Crowdfunding is a method of raising money through websites by soliciting contributions from a large number of people, according to an IRS definition. One source notes that crowdfunding projects generate $17.2 billion a year in North America.
Organizers may solicit contributions to fund businesses, for charitable donations, or for gifts. In some cases, crowdfunding organizers raise money on behalf of other people or businesses. In other situations, people establish crowdfunding campaigns to raise money for themselves or their businesses.
Form 1099-K May be Required
The crowdfunding website or its payment processor may be required to report distributions of money raised by filing Form 1099-K, Payment Card, and Third-Party Network Transactions, if the amount distributed meets certain reporting thresholds. In that case, the crowdfunding website or its payment processor must also furnish a copy of that form to the person to whom the distributions are made. However, the American Rescue Plan Act clarifies that the crowdfunding website or its payment processor is not required to file Form 1099-K if the contributors to the crowdfunding campaign do not receive goods or services for their contributions.
Prior to 2022, the threshold for a crowdfunding website or payment processor to file and furnish a Form 1099-K was met if, during a calendar year, the total of all payments distributed to a person exceeded $20,000 in gross payments resulting from more than 200 transactions or donations. For calendar years beginning after Dec. 31, 2021, the threshold is lowered and is reached if, during a calendar year, the total of all payments distributed to a person exceeds $600 in gross payments, regardless of the number of transactions or donations.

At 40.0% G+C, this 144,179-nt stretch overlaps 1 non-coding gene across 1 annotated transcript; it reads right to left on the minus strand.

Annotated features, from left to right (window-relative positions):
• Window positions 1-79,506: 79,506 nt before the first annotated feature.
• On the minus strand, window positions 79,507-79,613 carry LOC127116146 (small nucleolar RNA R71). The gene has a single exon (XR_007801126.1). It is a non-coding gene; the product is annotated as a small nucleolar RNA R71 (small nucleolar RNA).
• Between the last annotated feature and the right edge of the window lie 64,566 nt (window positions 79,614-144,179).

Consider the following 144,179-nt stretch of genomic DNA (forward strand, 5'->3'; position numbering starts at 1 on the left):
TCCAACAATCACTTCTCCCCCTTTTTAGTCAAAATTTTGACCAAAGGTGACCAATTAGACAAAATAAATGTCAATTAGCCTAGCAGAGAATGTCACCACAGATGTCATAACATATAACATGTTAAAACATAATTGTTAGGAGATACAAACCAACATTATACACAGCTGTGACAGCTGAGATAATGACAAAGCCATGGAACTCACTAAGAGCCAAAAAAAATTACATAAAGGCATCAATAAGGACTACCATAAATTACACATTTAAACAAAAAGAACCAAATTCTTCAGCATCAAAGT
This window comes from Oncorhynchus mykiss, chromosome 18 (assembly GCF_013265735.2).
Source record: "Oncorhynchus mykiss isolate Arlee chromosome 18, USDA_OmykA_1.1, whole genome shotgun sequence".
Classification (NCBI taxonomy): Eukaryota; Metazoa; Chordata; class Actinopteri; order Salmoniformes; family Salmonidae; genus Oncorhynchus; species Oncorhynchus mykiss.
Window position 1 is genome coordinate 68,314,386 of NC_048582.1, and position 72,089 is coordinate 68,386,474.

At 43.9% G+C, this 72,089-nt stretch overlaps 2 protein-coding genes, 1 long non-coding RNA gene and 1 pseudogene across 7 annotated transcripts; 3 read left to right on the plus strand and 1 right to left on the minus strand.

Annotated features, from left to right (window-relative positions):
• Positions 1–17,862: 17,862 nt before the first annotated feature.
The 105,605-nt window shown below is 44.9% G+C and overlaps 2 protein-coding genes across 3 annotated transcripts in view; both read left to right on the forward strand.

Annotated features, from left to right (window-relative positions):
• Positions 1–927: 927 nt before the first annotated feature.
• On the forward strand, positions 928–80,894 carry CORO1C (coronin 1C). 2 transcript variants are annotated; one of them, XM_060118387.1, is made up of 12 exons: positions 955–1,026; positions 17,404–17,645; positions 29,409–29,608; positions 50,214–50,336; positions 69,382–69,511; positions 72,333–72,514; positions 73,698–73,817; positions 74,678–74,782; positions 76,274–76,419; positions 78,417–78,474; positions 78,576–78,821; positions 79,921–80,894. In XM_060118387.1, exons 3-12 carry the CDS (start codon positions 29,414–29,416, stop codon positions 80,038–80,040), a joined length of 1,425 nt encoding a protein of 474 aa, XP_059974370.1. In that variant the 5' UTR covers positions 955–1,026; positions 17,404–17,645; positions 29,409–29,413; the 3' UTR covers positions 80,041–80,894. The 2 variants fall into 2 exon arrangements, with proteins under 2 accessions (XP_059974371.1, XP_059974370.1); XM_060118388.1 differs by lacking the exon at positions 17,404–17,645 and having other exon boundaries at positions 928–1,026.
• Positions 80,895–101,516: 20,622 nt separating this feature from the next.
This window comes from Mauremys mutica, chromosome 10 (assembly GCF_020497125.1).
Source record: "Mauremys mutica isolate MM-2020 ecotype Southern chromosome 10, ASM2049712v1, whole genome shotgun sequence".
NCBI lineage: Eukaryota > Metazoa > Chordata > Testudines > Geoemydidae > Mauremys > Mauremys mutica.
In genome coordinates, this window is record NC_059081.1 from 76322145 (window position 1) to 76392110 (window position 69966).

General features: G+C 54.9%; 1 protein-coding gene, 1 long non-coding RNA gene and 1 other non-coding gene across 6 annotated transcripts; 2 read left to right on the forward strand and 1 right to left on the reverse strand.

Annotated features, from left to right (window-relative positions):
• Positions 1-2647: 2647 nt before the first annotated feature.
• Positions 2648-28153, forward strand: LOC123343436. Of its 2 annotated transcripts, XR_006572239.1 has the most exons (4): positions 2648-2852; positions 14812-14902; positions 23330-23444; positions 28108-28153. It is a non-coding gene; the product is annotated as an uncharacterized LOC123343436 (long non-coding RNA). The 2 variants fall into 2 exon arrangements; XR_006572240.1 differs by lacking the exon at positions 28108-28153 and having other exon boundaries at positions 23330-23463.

Keep Track of the Paperwork
A person receiving a Form 1099-K for distributions of money raised through crowdfunding may not recognize the filer’s name on the form. Sometimes the payment processor used by the crowdfunding website, rather than the crowdfunding website itself, will issue the Form 1099-K and be included as the filer on the form. If the recipient of a Form 1099-K does not recognize the filer’s name or the amounts included on the Form 1099-K, the recipient can use the filer’s telephone number listed on the form to contact a person knowledgeable about the payments reported.
Box 1 on Form 1099-K will show the gross amount of the distributions made to a person during the calendar year, but issuance of a Form 1099-K doesn’t automatically mean the amount reported on the form is taxable to the person receiving the form. As discussed below, the income tax consequences depend on all the facts and circumstances.
Tax Treatment of Money Raised Through Crowdfunding
Under federal tax law, gross income includes all income from whatever source derived unless it is specifically excluded from gross income by law. In most cases, the property received as a gift is not included in the gross income of the person receiving the gift.
If a crowdfunding organizer solicits contributions on behalf of others, distributions of the money raised to the organizer may not be included in the organizer’s gross income if the organizer further distributes the money raised to those for whom the crowdfunding campaign was organized.
If crowdfunding contributions are made as a result of the contributors’ detached and disinterested generosity and without the contributors receiving or expecting to receive anything in return, the amounts may be gifts and therefore may not be includible in the gross income of those for whom the campaign was organized. Contributions to crowdfunding campaigns are not necessarily a result of detached and disinterested generosity and therefore may not be gifted. Additionally, contributions to crowdfunding campaigns by an employer to, or for the benefit of, an employee is generally includible in the employee’s gross income.
Whether you are a donor, organizer, or recipient of a crowdfunding campaign, keep careful records.
You don’t need to tackle this on your own. Reach out to us. We can help you with the tax ins and outs, plus the other accounting and regulatory requirements.